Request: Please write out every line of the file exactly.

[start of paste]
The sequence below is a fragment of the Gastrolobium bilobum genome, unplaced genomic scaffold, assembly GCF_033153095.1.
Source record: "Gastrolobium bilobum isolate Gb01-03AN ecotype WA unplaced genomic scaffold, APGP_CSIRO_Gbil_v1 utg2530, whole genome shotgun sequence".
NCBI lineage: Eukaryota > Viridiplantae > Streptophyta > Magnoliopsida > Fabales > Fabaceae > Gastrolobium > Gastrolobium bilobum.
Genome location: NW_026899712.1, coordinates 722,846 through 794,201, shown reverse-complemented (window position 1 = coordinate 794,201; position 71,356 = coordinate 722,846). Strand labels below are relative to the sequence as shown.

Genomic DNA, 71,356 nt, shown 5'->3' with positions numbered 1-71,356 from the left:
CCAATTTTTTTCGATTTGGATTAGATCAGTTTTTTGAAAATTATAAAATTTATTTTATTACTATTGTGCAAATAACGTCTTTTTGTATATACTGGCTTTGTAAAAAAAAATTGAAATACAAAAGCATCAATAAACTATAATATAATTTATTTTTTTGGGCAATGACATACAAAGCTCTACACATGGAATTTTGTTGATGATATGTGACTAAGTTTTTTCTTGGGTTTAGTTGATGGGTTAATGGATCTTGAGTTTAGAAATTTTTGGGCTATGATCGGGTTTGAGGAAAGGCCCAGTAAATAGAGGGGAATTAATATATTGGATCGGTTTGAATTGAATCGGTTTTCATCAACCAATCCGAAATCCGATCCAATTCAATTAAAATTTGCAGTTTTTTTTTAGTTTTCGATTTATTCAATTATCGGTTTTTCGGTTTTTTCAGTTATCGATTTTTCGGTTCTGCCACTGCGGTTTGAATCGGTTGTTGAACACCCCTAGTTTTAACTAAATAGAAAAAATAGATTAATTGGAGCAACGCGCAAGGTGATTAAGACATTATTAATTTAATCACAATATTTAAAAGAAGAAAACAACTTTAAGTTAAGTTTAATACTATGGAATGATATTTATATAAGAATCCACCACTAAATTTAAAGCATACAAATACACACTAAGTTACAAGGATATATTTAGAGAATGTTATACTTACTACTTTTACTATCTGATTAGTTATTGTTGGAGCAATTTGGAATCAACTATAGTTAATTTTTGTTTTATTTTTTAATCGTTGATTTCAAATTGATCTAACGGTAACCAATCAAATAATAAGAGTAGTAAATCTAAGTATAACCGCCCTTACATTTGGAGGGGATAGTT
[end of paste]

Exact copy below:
The sequence below is a fragment of the Gastrolobium bilobum genome, unplaced genomic scaffold, assembly GCF_033153095.1.
Source record: "Gastrolobium bilobum isolate Gb01-03AN ecotype WA unplaced genomic scaffold, APGP_CSIRO_Gbil_v1 utg2530, whole genome shotgun sequence".
NCBI lineage: Eukaryota > Viridiplantae > Streptophyta > Magnoliopsida > Fabales > Fabaceae > Gastrolobium > Gastrolobium bilobum.
Genome location: NW_026899712.1, coordinates 722,846 through 794,201, shown reverse-complemented (window position 1 = coordinate 794,201; position 71,356 = coordinate 722,846). Strand labels below are relative to the sequence as shown.

Genomic DNA, 71,356 nt, shown 5'->3' with positions numbered 1-71,356 from the left:
CCAATTTTTTTCGATTTGGATTAGATCAGTTTTTTGAAAATTATAAAATTTATTTTATTACTATTGTGCAAATAACGTCTTTTTGTATATACTGGCTTTGTAAAAAAAAATTGAAATACAAAAGCATCAATAAACTATAATATAATTTATTTTTTTGGGCAATGACATACAAAGCTCTACACATGGAATTTTGTTGATGATATGTGACTAAGTTTTTTCTTGGGTTTAGTTGATGGGTTAATGGATCTTGAGTTTAGAAATTTTTGGGCTATGATCGGGTTTGAGGAAAGGCCCAGTAAATAGAGGGGAATTAATATATTGGATCGGTTTGAATTGAATCGGTTTTCATCAACCAATCCGAAATCCGATCCAATTCAATTAAAATTTGCAGTTTTTTTTTAGTTTTCGATTTATTCAATTATCGGTTTTTCGGTTTTTTCAGTTATCGATTTTTCGGTTCTGCCACTGCGGTTTGAATCGGTTGTTGAACACCCCTAGTTTTAACTAAATAGAAAAAATAGATTAATTGGAGCAACGCGCAAGGTGATTAAGACATTATTAATTTAATCACAATATTTAAAAGAAGAAAACAACTTTAAGTTAAGTTTAATACTATGGAATGATATTTATATAAGAATCCACCACTAAATTTAAAGCATACAAATACACACTAAGTTACAAGGATATATTTAGAGAATGTTATACTTACTACTTTTACTATCTGATTAGTTATTGTTGGAGCAATTTGGAATCAACTATAGTTAATTTTTGTTTTATTTTTTAATCGTTGATTTCAAATTGATCTAACGGTAACCAATCAAATAATAAGAGTAGTAAATCTAAGTATAACCGCCCTTACATTTGGAGGGGATAGTT